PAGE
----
When I finished I refilled my water bottle at the fountain–no need to pay for water—and splurged on some chips for later. I had just enough money for gas to Louisville. As I fueled the car, I watched the people coming and going from the travel store, families and truckers, and I wondered where they were headed. A mom yelled at a screaming child who, if I overheard correctly, had been refused some kind of candy. A group of truckers, do-ragged heads, some so scrawny their shirts flapped in the wind, others with large bellies, carrying on with one another.

            I exited the Love’s and, caught up in thought, where I was going, Debbie’s couch, I missed the turn for the highway and didn’t realize until I hit the point where the backroads heading into town started. I was waiting for the next offshoot road to roundabout, and then, in my side mirror, a figure in my periphery. I turned over my shoulder, and there he was, treading along the road as he lugged his pack, his frame so thin and the bag so monstrous.

            He noticed me driving and stuck out his arm, thumb upturned as he paced along. I hadn’t seen anyone hitch in years, dangerous I was always told, you never know who you’re picking up or who would give a ride. But those incidents were likely the exception, the chances low. And me, I was a wreck myself.

            I turned-about into a side road and headed toward his direction, pulled off the street, and hit the flashers to signal him. He clapped his hands together and jogged toward my car. He came into fuller view as he stood in front of the passenger door. His shirt hung loose, stains and rips at the shoulder and sides. I rolled down the window, and he peered in, his face striking, apple shaped, tanned with faded freckles at his nose, jaw thick, cheeks thin, eyes intense. He said, Hey, thanks man. He assessed, rolling his eyes over me as I said, Sure. No problem. I was struck with this pleasure. A man like him: beautiful. He said, Which way you going? I had to remember all over again, searching for the answer. Louisville, I said. Headed toward the Western Kentucky Parkway. He said, That’s perfect. He spoke with a drawl similar to the kind I grew up around. He was from the state, I could tell, or close to it. There was a time I was ashamed of my accent, tried to phase it out of my speech, but hearing it on him, it became endearing, made desirable a quality I once didn’t desire. He said, You going to let me in or what? I had forgotten this was required, opened his door.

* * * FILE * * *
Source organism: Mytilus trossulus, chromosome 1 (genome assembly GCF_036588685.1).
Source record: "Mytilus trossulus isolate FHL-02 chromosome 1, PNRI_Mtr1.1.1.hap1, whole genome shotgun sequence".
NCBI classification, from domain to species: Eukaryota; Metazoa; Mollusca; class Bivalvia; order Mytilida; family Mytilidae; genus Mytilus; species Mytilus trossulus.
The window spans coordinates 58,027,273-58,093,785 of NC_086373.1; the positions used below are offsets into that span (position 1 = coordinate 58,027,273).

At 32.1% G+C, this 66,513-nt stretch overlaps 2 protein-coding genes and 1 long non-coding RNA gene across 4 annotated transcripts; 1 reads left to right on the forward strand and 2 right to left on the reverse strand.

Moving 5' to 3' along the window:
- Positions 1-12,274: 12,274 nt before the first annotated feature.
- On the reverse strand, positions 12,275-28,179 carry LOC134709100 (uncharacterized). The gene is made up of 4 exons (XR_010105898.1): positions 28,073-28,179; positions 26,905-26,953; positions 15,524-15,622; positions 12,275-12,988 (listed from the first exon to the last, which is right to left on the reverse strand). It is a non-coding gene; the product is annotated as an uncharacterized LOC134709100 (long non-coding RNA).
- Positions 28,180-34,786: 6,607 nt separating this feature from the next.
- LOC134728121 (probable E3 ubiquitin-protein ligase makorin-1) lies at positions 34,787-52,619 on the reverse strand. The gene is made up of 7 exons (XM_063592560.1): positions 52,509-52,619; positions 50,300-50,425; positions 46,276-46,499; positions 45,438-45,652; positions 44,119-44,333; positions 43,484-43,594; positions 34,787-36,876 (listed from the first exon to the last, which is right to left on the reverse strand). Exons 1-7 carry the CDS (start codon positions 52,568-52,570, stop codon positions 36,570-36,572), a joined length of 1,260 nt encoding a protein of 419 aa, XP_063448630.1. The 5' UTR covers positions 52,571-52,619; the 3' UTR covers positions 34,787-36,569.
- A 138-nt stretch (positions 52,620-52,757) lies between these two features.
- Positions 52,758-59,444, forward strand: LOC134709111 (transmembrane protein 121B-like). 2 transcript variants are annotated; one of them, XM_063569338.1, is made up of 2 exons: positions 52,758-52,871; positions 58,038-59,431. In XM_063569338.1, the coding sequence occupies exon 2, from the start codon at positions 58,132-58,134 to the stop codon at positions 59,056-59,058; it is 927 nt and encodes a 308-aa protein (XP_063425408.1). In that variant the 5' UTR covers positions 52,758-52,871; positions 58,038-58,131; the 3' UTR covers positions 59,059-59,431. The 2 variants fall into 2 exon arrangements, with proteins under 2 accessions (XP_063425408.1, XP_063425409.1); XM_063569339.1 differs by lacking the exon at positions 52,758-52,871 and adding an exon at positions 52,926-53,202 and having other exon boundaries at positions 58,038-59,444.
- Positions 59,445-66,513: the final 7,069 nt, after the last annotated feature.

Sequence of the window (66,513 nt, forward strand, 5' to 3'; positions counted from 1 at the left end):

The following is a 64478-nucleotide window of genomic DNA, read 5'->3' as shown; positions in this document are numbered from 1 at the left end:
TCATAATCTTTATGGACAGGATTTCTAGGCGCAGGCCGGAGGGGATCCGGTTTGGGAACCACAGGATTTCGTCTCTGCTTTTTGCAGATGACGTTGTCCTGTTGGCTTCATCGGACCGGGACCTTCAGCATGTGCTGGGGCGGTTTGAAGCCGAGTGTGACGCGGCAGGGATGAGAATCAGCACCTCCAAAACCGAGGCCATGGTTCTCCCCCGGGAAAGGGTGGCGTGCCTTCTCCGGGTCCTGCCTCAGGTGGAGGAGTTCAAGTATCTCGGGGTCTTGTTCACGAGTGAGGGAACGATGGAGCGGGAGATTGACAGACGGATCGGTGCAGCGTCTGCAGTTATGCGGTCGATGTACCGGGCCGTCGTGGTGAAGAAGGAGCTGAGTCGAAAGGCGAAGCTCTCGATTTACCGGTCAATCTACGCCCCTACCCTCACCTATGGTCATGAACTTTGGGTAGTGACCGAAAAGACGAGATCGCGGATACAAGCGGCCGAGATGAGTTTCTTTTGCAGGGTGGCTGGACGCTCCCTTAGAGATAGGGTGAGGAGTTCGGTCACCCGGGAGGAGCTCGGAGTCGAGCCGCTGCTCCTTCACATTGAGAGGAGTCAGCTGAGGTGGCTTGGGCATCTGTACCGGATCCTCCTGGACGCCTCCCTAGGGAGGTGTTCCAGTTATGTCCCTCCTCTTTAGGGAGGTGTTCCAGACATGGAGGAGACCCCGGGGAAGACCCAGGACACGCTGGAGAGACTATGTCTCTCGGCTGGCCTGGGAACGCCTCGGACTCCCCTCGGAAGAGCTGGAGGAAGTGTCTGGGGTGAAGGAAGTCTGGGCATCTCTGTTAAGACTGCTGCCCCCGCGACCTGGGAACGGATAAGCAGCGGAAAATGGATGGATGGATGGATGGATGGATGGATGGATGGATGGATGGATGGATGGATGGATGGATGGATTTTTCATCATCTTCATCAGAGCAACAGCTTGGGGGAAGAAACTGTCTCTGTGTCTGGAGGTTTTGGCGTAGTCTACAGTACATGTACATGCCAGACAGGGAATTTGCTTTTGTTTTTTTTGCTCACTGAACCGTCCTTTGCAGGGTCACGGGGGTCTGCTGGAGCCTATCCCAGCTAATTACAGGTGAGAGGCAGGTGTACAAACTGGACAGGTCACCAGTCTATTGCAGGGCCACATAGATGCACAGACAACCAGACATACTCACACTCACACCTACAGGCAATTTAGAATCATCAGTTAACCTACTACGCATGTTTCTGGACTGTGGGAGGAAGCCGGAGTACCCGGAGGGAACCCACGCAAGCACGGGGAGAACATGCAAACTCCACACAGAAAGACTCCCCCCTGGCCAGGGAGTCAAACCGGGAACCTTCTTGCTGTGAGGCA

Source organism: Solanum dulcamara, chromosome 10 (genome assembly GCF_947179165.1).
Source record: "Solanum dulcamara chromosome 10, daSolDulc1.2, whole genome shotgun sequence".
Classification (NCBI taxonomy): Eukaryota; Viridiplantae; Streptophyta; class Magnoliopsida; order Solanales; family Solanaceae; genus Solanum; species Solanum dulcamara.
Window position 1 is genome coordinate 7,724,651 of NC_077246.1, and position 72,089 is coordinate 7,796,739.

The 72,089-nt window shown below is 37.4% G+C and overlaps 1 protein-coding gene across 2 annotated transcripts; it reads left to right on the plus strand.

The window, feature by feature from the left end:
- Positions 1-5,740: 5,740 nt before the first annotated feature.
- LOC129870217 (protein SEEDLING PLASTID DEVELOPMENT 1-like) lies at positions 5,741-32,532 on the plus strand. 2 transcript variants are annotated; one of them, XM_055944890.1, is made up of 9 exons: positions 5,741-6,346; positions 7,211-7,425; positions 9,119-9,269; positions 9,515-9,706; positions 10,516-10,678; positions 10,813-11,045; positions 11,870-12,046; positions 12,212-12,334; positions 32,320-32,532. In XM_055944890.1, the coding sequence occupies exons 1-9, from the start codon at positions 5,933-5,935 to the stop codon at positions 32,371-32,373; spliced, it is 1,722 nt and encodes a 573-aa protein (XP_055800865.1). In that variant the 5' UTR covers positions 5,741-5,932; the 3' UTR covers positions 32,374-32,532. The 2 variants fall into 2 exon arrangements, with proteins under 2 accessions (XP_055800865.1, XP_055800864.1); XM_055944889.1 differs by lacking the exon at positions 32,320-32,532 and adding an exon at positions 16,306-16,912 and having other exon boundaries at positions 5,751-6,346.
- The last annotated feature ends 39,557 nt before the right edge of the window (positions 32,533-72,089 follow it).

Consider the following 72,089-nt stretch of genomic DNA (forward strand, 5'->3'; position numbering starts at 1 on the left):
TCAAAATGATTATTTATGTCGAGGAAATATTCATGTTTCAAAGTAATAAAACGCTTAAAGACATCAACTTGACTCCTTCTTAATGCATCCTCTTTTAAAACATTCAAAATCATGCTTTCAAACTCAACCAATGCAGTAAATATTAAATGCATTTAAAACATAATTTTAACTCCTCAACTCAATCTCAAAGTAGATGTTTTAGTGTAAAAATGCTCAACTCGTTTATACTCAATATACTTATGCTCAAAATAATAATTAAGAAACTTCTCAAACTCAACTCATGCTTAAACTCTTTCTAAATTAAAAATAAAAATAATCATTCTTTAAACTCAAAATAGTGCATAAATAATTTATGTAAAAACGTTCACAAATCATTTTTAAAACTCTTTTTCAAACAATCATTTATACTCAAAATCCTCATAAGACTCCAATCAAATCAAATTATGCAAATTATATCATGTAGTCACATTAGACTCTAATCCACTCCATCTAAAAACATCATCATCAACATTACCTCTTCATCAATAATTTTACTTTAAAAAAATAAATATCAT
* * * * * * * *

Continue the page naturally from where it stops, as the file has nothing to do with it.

Where can I put this? he asked, motioning toward his bag. All I packed were three duffels of clothes and one box with personal items, so there was still room for his pack. I said, The back seat is fine if it’ll fit. I unlocked the back door, and he unloaded the clunky pack. He opened the passenger door, smiling as he said, It does. He slid into the front seat. He had ropey braids in his hair, twisted and ragged, his body emitting a sun-sweat smell. He likely hadn’t had a proper bath or shower in a number of days, and I breathed him in deeply, his natural scent powerful. So, where are you going? I asked. He drummed his knee up-down in my lower periphery. I sensed that thigh. He said, Meeting some friends of mine. A campsite at Red River Gorge. You ever been? I told him I hadn’t. Well you should, he said. I don’t get outdoors too much, I said. That knee drumming. Sounds like you need to get out, he said. We go rock climbing. The thought of climbing a mountain, so far from anything I would ever consider. He pulled his leg up, propping it against the dash, in my side eye-line. I looked, the inside of his leg, hair speckling the meaty flesh something gorgeous. But I took care to not look too long, the right amount to catch a glimpse but not too much so it’s obvious you’re admiring, because if anyone noticed you would be caught, exposed.

            I’m Bryce, he said. He lent his hand to me, and I cupped it, warm palm. And you are? I had forgotten myself again. I told him my name. Thanks for stopping for me, he said. Just drop me off in Louisville and I can make it to the gorge from there. That feeling of pleasure in providing for him came back to me. No problem, I said. He said, So, are we gonna get going? I was so caught up in taking all of him in – his scent, voice, body, face, lips, throat, hands, his thighs and legs – I forgot this was the next step, actually driving us. I turned onto the road and veered to the ramp.